Support Dutch Studies in the United States.

In contrast to larger countries such as France and Germany, smaller countries like the Netherlands, Flanders (Belgium) and Suriname do not have access to the same level of resources to set up and maintain university chairs in the study of their own official languages, even if they pool all of their resources. While the Nederlandse Taalunie provides advice and assistance for the education of Dutch outside its language region, it is dependent on the local universities when it comes to offering that education.

Studying Dutch in the United States

Every year around 900 American students study Dutch at their home universities. Their reasons for choosing Dutch are as diverse as the students themselves: origin and family ties, interest in the shared historywith and the art and cultural history of the Low Countries, and a wide range of other academic interests.

Despite broad and diverse interest in the Dutch language and culture in the United States, Dutch remains one of the Less Commonly Taught Languages at US universities. Due to the financial crisis, departments of Dutch even face financial restraints or serious budget cuts. The Nederlandse Taalunie is working to change this by solidifying the position of Dutch Studies as an independent academic endeavor at universities in the US. Campaigns by American universities to promote their Dutch departments, such as at Columbia University, New York and the University of California, Berkeley, can provide a tremendous boost to these efforts. The Taalunie stands behind these campaigns with a case for support, an Advisory Council, and a network of people and organizations who are also eager to lend its expertise and experience to promoting Dutch Studies.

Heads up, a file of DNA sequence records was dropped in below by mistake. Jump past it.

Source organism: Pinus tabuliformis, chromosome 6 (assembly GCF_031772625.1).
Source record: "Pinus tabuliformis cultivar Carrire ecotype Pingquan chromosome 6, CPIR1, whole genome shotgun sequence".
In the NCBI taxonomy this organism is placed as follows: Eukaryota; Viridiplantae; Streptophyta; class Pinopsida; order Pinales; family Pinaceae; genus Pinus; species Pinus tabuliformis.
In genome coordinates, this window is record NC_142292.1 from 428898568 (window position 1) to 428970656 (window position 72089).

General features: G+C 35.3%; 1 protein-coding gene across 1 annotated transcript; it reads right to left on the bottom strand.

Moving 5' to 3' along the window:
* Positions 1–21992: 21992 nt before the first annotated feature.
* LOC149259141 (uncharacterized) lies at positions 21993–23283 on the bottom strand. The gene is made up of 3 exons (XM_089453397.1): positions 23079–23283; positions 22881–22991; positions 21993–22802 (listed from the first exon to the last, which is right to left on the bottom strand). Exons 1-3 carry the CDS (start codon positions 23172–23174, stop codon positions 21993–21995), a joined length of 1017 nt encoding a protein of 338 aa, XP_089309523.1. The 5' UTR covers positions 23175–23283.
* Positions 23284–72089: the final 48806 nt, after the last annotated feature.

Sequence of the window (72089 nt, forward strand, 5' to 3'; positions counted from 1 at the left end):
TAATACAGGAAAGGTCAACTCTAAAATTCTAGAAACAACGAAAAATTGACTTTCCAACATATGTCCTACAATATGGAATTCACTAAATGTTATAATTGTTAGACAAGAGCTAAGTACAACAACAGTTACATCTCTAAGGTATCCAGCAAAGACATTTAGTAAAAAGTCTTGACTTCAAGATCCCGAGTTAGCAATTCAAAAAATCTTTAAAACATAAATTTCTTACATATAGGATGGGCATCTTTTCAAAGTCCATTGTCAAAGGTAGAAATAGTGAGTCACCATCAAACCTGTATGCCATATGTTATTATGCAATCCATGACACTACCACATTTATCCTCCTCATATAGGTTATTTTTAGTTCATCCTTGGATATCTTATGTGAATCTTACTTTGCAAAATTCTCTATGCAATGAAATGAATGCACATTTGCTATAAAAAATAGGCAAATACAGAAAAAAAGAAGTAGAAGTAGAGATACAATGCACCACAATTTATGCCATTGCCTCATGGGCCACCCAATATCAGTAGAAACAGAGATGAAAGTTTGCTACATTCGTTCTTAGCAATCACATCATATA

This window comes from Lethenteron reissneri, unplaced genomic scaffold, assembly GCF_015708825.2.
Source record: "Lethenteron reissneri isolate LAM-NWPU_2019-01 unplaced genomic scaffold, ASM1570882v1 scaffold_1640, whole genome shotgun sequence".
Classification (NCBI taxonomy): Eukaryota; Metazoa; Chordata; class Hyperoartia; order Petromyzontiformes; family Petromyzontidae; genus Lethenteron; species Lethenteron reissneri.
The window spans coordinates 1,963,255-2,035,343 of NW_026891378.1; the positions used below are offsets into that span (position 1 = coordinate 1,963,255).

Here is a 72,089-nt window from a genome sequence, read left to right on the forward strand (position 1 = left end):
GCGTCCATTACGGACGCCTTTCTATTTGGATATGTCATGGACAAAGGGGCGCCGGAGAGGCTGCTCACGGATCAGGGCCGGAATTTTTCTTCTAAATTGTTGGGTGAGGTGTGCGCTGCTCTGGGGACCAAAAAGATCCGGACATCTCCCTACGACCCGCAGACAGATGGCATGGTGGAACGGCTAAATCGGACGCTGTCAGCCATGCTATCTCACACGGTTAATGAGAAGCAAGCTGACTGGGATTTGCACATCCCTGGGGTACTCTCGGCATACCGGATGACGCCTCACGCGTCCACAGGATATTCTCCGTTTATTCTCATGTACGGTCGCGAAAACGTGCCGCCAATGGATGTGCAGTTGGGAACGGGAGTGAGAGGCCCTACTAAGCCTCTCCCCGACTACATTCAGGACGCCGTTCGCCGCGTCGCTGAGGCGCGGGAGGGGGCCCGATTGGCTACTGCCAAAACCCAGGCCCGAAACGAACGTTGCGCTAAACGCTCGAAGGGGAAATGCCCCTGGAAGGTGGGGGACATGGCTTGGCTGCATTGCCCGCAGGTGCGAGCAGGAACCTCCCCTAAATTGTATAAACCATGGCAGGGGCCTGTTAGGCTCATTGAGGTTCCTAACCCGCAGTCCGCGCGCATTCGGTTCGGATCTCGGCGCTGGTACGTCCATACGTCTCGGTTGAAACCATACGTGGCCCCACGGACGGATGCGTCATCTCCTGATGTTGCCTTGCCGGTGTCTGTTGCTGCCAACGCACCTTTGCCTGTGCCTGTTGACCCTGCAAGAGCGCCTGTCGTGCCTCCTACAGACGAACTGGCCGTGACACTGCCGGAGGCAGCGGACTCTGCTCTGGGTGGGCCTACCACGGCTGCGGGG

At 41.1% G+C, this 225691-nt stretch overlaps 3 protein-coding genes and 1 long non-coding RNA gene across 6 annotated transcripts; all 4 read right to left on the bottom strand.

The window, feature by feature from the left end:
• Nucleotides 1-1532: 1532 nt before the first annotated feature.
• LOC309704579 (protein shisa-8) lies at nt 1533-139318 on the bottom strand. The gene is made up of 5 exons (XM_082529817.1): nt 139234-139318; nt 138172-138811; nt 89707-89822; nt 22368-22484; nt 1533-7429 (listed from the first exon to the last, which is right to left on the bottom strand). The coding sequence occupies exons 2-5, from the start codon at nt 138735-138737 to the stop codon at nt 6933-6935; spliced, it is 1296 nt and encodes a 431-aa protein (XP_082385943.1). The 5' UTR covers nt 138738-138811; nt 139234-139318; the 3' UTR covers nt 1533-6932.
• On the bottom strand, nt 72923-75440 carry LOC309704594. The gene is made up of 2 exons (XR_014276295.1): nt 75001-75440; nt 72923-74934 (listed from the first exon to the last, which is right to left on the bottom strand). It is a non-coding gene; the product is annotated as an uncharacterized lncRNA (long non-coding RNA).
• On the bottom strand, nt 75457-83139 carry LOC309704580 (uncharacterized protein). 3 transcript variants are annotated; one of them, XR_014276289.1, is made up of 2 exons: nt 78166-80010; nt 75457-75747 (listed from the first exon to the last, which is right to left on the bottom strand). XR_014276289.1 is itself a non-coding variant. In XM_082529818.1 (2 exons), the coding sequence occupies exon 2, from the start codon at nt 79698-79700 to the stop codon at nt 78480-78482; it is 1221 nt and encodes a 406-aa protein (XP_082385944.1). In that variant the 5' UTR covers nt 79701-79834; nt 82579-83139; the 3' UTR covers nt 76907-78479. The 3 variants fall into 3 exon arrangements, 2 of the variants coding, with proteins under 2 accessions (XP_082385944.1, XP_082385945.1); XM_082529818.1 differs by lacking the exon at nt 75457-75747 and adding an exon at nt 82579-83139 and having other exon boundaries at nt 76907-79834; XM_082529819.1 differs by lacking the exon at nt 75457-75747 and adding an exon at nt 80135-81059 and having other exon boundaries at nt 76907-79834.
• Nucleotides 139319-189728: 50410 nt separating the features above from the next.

University of California, Berkeley
Plan: Designated Emphasis on Dutch Studies

Columbia University, New York
Plan: Interdisciplinary Center for the Study of the Dutch-speaking World

Advisory Council
The project 'Support Dutch Studies in the United States' has its own Advisory Council. It is made up of specialists and representatives of associations who aim to maintain warm relations between the Low Countries and the United States. They provide recommendations on cooperating with Dutch departments at American universities and they assist in finding people who are willing to support these programs. Read more about the members of the Advisory Council.

Download the Taalunie case for support